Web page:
9617_isi_arenabruce_usmntjd090517123 John Dorton/isiphotos.com

Here's What to Make of the Two September Qualifiers

The U.S. men's national team secured just one point out a possible six during the recent World Cup qualifying window. While disappointing, the team still has time to fix problems before October arrives. 
BY Brian Sciaretta Posted
September 06, 2017
7:00 AM

WHILE MOSTLY DISAPPOINTING, it was not an entirely bad performance last night as the U.S fought very hard until the end and secured an away point.

The team is not on life support either. It has a favorable draw in October and, even more importantly, might have a little confidence after ending the Honduras game on a high note.

That doesn’t mean everything is rosy. This team still needs a lot of work—particularly along the backline. Here are some key takeaways from the match. 

In Defense of Matt Besler

Matt Besler should leave this camp feeling good about himself. Not many players improved their stock during this window but the Sporting Kansas City veteran performed well and that was quite an accomplishment given how poorly Omar Gonzalez, DaMarcus Beasley, and Graham Zusi played on Tuesday. Four days earlier, against Costa Rica, Tim Ream and Geoff Cameron also struggled badly.

Cameron was much improved against Honduras and perhaps his Costa Rica game was just a blip on the radar. But with John Brooks likely out for the remainder of 2017, Besler should absolutely be the starter for the October qualifiers. As the Premier League season inches toward midseason, Cameron should be in good form come next month. Combine that with DeAndre Yedlin’s pending return, and Arena's backline could be OK.

The big concern, however, is why the U.S. central defenders are not playing up to their capabilities. Ream and Cameron are better than they showed on Friday. Gonzalez, a consistent contributor for Pachuca, is better than what he showed on Tuesday. Some of the mistakes the players made over these two games were inexcusable.

The mobility of Morris

When Bobby Wood and Jozy Altidore struggled on Friday, Arena opted to go with Jordan Morris up top with Clint Dempsey slightly behind him. (Altidore's suspension factored into this as well.) The U.S. attack was starved for service for long stretches but when things started clicking, Morris' speed proved to be a vital asset. 

Altidore and Wood are the two top forwards but they did not combine well together in a two-forward set against Costa Rica. Morris might just bring something different to the table with his ability to make dangerous runs that draw defenders.

Acosta remains a work in progress

Though invisible in the first half, Kellyn Acosta stepped it up and made an impact after the break. His late free kick created was first rate, and led directly to Wood's equalizer. So far this year Acosta has been inconsistent for the national team—plenty of highs and lows. But even with the lows, you get the sense that he can be a very effective player at some point down the road.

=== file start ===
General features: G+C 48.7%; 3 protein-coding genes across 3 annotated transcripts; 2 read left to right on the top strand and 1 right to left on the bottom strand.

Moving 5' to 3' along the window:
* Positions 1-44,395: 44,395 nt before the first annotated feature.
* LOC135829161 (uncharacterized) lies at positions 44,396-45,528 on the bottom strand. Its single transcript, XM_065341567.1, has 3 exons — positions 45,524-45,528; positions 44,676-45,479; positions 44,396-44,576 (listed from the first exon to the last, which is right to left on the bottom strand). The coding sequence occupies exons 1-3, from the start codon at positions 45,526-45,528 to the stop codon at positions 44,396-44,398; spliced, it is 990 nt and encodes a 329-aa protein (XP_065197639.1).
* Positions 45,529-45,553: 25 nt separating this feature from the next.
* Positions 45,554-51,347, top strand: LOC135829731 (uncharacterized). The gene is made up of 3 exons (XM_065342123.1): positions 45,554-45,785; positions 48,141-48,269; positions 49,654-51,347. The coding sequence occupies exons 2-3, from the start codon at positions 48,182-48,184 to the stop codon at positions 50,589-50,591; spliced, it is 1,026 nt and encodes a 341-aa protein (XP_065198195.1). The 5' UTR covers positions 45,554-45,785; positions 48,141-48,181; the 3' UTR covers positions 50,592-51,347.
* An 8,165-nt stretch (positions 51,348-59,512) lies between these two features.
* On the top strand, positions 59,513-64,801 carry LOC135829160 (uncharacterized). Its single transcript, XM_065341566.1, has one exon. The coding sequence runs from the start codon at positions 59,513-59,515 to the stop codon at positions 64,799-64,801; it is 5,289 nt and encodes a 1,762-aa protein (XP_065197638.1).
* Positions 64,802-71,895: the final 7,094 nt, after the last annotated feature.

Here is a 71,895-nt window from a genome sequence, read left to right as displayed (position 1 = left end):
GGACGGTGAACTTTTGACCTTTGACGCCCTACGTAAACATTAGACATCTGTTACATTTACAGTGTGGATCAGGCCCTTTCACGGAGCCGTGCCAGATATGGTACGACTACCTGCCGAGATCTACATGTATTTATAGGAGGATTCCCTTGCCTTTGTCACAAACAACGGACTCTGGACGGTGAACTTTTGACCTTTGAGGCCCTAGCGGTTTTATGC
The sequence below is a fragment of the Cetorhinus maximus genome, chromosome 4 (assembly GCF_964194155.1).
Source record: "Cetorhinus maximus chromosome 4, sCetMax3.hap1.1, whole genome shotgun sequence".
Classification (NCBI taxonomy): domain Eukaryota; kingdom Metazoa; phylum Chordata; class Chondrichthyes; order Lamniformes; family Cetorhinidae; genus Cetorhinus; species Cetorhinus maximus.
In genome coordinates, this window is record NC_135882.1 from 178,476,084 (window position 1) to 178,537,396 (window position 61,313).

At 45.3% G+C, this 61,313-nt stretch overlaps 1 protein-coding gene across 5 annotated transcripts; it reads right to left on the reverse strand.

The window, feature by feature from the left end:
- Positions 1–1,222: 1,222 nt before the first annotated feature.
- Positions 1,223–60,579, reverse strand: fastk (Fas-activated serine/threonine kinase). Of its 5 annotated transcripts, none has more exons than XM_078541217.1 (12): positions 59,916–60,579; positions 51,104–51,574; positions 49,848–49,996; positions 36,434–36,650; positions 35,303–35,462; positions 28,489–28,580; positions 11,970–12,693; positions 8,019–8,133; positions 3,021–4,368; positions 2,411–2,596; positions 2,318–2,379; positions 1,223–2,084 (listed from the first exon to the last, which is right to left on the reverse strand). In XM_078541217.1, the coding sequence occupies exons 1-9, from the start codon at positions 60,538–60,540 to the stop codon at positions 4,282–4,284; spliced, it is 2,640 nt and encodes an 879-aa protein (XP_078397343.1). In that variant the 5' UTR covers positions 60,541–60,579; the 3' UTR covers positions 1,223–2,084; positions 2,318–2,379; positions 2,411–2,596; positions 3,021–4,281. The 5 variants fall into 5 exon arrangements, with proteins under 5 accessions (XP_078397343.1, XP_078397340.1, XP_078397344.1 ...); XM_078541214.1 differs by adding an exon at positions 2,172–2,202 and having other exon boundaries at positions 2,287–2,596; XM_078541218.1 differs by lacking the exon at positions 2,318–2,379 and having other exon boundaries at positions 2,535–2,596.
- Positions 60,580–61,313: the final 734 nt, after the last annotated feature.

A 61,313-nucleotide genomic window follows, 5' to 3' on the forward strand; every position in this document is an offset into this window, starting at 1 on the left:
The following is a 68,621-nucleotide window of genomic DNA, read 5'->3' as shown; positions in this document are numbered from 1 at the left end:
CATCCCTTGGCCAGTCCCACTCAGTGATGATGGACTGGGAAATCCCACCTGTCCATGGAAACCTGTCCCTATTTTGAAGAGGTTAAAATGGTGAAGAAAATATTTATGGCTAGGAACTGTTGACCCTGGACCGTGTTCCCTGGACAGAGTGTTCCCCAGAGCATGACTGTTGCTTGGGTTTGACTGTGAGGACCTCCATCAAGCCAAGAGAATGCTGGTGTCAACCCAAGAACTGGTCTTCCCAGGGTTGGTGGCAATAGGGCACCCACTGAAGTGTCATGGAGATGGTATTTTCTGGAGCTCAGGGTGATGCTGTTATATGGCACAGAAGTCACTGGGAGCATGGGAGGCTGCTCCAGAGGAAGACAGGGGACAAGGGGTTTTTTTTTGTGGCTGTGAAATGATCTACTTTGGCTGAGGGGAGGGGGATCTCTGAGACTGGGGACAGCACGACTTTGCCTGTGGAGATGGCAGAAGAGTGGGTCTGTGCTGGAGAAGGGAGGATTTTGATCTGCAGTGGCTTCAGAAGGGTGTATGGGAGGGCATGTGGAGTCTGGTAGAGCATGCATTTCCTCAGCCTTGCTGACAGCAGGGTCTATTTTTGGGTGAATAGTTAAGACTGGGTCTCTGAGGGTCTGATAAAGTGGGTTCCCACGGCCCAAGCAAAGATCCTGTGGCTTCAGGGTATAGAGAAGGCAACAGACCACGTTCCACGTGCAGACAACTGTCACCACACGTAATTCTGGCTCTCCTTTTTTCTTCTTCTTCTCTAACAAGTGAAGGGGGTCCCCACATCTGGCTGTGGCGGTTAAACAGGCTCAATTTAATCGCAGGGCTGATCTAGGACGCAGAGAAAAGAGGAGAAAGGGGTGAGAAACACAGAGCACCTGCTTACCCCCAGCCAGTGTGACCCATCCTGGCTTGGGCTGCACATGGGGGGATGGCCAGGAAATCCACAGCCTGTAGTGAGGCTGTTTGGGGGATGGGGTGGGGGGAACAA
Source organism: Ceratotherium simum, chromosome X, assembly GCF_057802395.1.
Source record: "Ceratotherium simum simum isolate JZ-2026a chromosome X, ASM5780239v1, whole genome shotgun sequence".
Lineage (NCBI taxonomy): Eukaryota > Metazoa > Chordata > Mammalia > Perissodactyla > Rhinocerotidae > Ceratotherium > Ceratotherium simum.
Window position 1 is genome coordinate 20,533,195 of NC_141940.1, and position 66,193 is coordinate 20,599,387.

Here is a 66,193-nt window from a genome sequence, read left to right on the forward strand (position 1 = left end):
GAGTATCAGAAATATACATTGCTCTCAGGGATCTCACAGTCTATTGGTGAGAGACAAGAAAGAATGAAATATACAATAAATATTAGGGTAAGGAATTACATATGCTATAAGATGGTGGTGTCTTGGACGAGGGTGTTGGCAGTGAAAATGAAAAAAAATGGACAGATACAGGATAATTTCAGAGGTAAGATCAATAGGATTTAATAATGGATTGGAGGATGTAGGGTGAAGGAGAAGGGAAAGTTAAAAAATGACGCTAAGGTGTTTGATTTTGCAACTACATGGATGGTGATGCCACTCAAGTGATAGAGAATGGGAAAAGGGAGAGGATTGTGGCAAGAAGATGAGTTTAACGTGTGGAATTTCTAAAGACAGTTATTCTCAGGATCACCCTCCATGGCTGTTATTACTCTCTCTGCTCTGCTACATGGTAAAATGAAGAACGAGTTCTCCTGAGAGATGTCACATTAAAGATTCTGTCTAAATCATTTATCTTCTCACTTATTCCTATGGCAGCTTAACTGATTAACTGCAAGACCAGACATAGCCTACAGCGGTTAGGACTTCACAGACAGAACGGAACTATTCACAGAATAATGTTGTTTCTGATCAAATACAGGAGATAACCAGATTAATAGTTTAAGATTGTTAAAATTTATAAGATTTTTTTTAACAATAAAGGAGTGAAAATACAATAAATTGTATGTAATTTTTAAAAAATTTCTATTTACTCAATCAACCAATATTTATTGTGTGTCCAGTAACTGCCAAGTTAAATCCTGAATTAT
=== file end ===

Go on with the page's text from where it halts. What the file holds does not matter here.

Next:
There are other players in the midfield mix. Bruce Arena has hinted that he wants to look at Danny Williams, and he should. Michael Bradley was not great against Honduras but he still made some important defensive plays and was the best American player against Costa Rica. But even if Williams makes it into the U.S. team, it is well worth keeping Acosta around as opposed to older options like Dax McCarty or even a return of Jermaine Jones.

Looking toward October

What will Arena do come October? Beyond selecting the best players, the coach must build an effective unit. Injured players, like Yedlin, should return to the fold and Arena might also opt to call-up options like Matt Miazga or even Sacha Kljestan. But there will not be many surprises.

So without significant changes to the player pool, how does Arena go about getting the most out of his team? He has to examine combinations of players that have played well together and which players bring something to the team that is lacking. A player like Paul Arriola, for example, might not always fit but he does bring speed to the wings and effective defense.

Players accustomed to starting may need to spend more time on the bench. Fabian Johnson, for one, has not been dangerous in the midfield in quite some time. Does he get moved to the bench or does he get moved to the backline?

Where does Altidore fit if Wood is the first-choice forward? If those two can’t play well together, how will Altidore react to being a bench player?

Darlington Nagbe clearly has skill on the ball but his defense is not ideal and he has not been part of many dangerous chances. Can Arena find a way to get him more involved or are there other options?

These questions will continue to linger for the remainder of qualifying and perhaps beyond. But based upon what we’ve seen, a lineup like this seems to be the most promising next month.

Post a comment